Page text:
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Mises v Hayek

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Wheylous Posted: Mon, Oct 10 2011 10:32 AM

http://mises.org/daily/5747/Why-Mises-and-not-Hayek

I had never expected Hayek to espouse all of those beliefs. I am simply suprised.

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every person has their good and bad... nevertheless, he was always simply labeled as a guy that was dogmatic about market forces. The interview makes that fact quite clear in the first few minutes of the interview when the interviewer said that the British left basically thought of him as a person that wanted to 'grind the poor' or wanted the children to go back to work in factories, etc.

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Wheylous:
I had never expected Hayek to espouse all of those beliefs. I am simply suprised.

Yeah I actually wish this was around earlier, as I wondered that exact question posed by the title of Hoppe's article when I was still in early stages of study.  Not long after, I accidentally stumbled upon Block's paper that went into great detail on the very topic Hoppe writes on.  It sounds a little silly, but I was actually kind of angry to read the truth about Hayek, from his own words.  I actually felt...kind of betrayed.

You may remember I had a dialogue on the notion of Hayek being an ordoliberal here (with Izzy, interestingly enough.)

 

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Praetyre replied on Mon, Oct 10 2011 10:00 PM

I have noticed that the establishment media tends to use Friedrich Hayek as the representative of more liberal policies contra Keynes, with Friedman in the centre-right. Curiously, the actual divergence of modern mainstream economics (the Keynesian-Neoclassical synthesis) is rarely discussed, a fact which continues to ruffle the feathers of the few remaining paleo-Keynesians. This is even shown in the famous "rap battle" between the two, though it's ironic to see both figures advocating more modern and respectively more and less radical versions of their own followers and fellow travellers ideologies.

I've seen these statements in the past, and much as I hate to admit it (not out of dislike for Hoppe, who I think has made some quite interesting strides in economics, even if his philosophical work seems a bit lacking to me), I fear Hoppe is right. It's tempting to simply put this down to living in an era which Hoppe, heisting the words out of my mouth like a psychic John Dillinger, is the (Western) era of the religion of social democracy. But Block's points regarding Mises and even non-economists like Rand and Oppenheimer having lived in times with just as bad or in some cases worse prospects for economic freedom seems too strong to ignore.

In Hayek's defense, he lived in the Anglosphere, which has easily the absolute worst political climate in the entire world (yes, parts of the third world may be nastier, but in the long term, these regimes will rise and fall, whereas Greece shows what happens when even basic cuts to government are made out of economic necessity). Now, you may argue that some of the Western European nations are worse, but:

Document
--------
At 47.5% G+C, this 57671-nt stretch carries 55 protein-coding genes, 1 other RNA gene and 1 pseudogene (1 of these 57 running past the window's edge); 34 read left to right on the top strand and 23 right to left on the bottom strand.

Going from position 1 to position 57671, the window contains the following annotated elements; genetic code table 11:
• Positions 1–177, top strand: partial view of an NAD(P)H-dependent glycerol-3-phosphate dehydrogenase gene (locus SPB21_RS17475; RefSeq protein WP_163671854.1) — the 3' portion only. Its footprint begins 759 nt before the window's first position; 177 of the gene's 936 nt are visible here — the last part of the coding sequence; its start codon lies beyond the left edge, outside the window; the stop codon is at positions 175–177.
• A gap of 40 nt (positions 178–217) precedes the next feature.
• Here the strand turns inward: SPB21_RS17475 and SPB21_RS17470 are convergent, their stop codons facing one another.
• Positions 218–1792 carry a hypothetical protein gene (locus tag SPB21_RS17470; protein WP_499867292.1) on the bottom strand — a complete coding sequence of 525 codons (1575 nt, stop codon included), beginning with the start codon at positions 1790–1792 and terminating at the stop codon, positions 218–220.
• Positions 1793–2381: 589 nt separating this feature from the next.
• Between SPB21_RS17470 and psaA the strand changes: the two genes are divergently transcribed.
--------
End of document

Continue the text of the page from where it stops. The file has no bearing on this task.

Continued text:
France/Scandinavia: Still have a strong sense of cultural pride, and there are still movements which resist totalitarian humanism and multiculturalism there. In a historical sense, French philosophers were far more radical than those of the British (Adam Smith is practically the colonial era's Hayek, whereas Bastiat and Molinari were borderline anarchists), and Scandinavia-as-social-democratic-utopia has already been extensively discussed by those with far more wisdom than I.

Spain: Has an anarchist tradition (yes, of the Marxist variety, but AFAIK, they're still light years ahead of Chomsky), as well as a number of decentralist movements aiming towards national and cultural independence. They also score big historical bonus points for the School of Salamanca and the Scholastics.

Italy: Berlusconi himself expressed sympathy with people who evade onerous taxation. Their politicians seem to be corrupt, but I'll take Boss Tweed over the Anthony Comstock's of other nations any day, per the old C.S. Lewis quote about the cupidity of robber barons versus the fanaticism of do-gooders. They also have two long-standing micronations within their peninsula, so that's some bonus points for decentralism.

Austria: Seems like Germany on thorazine with less multiculti, but otherwise I know too little to say. That already puts it ahead of the UK, though.

Germany: From what I've read (in articles unrelated to the discussion at hand, from reading Gottfried, Hoppe and (indirectly) Kinsella and from what I know from Sphairon) this seems like a quite authoritarian place. But this pretty much comes down to the influence of the US in postwar reconstruction, so it's not really a fair gauge of the nation proper. Pass, unless someone has further info.